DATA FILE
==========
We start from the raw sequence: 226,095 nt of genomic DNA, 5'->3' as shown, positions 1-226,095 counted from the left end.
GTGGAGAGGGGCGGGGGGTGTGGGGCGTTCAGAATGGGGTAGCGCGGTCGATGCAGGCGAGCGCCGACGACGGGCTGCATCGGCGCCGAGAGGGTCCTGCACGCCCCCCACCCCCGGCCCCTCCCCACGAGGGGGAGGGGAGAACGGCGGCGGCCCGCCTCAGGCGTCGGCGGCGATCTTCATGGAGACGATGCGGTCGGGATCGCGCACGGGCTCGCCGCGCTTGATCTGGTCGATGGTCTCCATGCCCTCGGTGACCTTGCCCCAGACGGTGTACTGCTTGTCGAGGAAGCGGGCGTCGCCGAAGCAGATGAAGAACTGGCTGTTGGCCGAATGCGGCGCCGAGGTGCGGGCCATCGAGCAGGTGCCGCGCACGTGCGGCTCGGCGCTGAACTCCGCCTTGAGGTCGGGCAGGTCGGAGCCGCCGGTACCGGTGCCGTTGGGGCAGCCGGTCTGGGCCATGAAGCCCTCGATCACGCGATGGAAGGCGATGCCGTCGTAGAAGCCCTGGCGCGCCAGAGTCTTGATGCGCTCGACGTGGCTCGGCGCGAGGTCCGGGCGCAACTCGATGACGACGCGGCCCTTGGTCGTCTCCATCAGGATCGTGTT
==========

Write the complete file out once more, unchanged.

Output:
We start from the raw sequence: 226,095 nt of genomic DNA, 5'->3' as shown, positions 1-226,095 counted from the left end.
GTGGAGAGGGGCGGGGGGTGTGGGGCGTTCAGAATGGGGTAGCGCGGTCGATGCAGGCGAGCGCCGACGACGGGCTGCATCGGCGCCGAGAGGGTCCTGCACGCCCCCCACCCCCGGCCCCTCCCCACGAGGGGGAGGGGAGAACGGCGGCGGCCCGCCTCAGGCGTCGGCGGCGATCTTCATGGAGACGATGCGGTCGGGATCGCGCACGGGCTCGCCGCGCTTGATCTGGTCGATGGTCTCCATGCCCTCGGTGACCTTGCCCCAGACGGTGTACTGCTTGTCGAGGAAGCGGGCGTCGCCGAAGCAGATGAAGAACTGGCTGTTGGCCGAATGCGGCGCCGAGGTGCGGGCCATCGAGCAGGTGCCGCGCACGTGCGGCTCGGCGCTGAACTCCGCCTTGAGGTCGGGCAGGTCGGAGCCGCCGGTACCGGTGCCGTTGGGGCAGCCGGTCTGGGCCATGAAGCCCTCGATCACGCGATGGAAGGCGATGCCGTCGTAGAAGCCCTGGCGCGCCAGAGTCTTGATGCGCTCGACGTGGCTCGGCGCGAGGTCCGGGCGCAACTCGATGACGACGCGGCCCTTGGTCGTCTCCATCAGGATCGTGTT